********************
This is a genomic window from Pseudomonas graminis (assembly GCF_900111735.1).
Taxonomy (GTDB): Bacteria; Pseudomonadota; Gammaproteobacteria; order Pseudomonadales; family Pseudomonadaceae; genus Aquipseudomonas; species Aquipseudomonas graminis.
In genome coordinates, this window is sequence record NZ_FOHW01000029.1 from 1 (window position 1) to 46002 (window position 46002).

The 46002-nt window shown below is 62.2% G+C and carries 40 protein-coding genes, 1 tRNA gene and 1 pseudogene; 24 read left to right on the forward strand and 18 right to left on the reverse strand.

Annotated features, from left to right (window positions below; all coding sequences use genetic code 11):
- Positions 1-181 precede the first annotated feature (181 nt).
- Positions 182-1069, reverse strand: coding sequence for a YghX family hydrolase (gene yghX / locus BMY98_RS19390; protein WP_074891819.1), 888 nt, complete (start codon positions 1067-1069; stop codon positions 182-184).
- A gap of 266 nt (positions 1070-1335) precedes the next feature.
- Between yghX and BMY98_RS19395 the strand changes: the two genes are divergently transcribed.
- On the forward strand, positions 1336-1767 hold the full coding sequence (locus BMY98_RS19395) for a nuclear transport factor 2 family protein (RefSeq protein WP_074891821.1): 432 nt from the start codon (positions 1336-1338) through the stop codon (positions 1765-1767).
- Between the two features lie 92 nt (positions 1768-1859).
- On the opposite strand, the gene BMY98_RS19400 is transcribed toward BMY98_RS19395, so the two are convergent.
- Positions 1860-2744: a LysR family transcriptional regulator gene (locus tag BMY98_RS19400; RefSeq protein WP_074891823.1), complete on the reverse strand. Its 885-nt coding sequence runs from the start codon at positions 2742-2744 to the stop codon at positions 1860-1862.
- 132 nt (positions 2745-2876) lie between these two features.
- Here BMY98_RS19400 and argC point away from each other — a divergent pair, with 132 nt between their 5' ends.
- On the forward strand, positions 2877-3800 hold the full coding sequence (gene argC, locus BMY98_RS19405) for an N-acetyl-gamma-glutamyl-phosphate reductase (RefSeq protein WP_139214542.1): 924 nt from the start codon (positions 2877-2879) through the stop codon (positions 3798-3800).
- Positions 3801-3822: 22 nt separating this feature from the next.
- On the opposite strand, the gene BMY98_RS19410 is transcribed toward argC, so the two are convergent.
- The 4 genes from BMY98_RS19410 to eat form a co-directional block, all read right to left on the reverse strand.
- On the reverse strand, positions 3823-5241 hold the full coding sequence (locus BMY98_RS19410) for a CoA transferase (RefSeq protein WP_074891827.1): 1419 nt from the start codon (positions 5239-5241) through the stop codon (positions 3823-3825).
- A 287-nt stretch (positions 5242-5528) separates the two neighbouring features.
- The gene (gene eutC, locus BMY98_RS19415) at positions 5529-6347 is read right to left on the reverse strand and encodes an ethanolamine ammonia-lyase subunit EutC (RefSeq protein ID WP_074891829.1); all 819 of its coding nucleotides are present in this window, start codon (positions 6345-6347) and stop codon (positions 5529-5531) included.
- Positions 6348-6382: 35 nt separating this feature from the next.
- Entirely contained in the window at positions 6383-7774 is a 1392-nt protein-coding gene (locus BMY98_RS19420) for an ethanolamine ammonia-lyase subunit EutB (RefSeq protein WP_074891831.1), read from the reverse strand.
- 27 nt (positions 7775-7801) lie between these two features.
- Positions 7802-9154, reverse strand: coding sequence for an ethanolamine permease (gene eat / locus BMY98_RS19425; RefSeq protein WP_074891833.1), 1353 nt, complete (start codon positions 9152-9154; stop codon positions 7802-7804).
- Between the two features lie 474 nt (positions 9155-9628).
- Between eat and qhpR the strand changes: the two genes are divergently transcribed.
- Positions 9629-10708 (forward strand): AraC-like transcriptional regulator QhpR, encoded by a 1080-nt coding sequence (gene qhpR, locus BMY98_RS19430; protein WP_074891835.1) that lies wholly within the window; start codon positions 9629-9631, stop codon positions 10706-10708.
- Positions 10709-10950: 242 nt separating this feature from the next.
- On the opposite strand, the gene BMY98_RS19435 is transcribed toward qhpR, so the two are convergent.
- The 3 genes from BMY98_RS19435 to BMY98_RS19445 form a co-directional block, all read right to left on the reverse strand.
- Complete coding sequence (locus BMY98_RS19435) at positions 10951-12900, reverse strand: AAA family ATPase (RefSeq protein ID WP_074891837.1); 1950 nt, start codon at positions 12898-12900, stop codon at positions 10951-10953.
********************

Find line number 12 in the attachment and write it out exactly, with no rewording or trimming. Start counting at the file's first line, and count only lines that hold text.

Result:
- On the opposite strand, the gene BMY98_RS19400 is transcribed toward BMY98_RS19395, so the two are convergent.